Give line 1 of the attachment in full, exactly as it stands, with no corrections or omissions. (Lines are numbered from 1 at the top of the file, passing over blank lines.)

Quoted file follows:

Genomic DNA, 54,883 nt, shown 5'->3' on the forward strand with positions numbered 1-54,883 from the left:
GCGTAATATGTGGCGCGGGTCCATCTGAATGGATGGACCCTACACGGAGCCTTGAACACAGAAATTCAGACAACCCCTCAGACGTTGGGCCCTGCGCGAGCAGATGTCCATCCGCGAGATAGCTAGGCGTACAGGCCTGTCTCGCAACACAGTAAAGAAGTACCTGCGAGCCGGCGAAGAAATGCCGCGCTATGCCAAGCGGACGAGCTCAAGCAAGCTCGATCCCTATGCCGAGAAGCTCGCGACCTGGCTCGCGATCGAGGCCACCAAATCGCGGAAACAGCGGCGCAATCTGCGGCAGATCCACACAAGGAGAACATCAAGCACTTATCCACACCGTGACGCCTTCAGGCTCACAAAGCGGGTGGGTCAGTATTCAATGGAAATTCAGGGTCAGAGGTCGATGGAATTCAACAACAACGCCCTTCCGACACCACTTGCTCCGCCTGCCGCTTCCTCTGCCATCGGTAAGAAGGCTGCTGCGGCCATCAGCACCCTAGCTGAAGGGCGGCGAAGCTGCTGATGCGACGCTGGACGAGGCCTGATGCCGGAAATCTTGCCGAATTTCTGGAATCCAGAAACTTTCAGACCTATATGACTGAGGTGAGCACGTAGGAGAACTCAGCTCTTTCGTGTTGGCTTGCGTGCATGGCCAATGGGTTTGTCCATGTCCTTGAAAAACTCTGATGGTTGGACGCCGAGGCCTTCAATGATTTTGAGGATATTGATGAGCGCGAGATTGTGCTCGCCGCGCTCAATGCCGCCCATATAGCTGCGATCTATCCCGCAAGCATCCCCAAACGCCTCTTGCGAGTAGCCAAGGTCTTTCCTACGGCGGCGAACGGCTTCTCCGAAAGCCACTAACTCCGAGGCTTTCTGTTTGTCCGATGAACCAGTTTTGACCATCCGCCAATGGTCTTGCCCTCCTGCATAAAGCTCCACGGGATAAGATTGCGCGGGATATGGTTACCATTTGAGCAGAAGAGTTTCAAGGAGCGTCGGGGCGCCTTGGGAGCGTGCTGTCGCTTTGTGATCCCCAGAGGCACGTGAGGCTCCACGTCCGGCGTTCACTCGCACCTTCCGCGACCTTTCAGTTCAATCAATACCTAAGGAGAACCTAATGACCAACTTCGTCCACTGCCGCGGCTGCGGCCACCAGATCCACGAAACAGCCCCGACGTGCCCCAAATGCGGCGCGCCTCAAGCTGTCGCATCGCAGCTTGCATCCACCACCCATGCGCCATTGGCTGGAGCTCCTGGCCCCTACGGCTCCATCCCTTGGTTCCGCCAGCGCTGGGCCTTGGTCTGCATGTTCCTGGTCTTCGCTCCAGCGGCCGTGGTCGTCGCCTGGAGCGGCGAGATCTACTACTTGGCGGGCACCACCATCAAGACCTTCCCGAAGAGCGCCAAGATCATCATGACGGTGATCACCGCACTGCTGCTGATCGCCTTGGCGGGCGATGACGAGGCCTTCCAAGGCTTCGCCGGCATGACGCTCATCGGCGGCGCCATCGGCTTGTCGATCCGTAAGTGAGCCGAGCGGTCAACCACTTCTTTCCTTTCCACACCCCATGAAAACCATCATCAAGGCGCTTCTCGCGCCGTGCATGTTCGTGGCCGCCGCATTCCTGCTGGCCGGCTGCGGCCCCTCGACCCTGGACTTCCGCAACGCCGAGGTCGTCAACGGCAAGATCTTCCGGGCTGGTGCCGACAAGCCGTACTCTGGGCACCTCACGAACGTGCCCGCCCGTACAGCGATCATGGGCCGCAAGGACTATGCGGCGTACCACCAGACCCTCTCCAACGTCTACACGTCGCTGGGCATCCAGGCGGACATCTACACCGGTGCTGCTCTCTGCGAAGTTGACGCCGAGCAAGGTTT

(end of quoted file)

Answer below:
Genomic DNA, 54,883 nt, shown 5'->3' on the forward strand with positions numbered 1-54,883 from the left: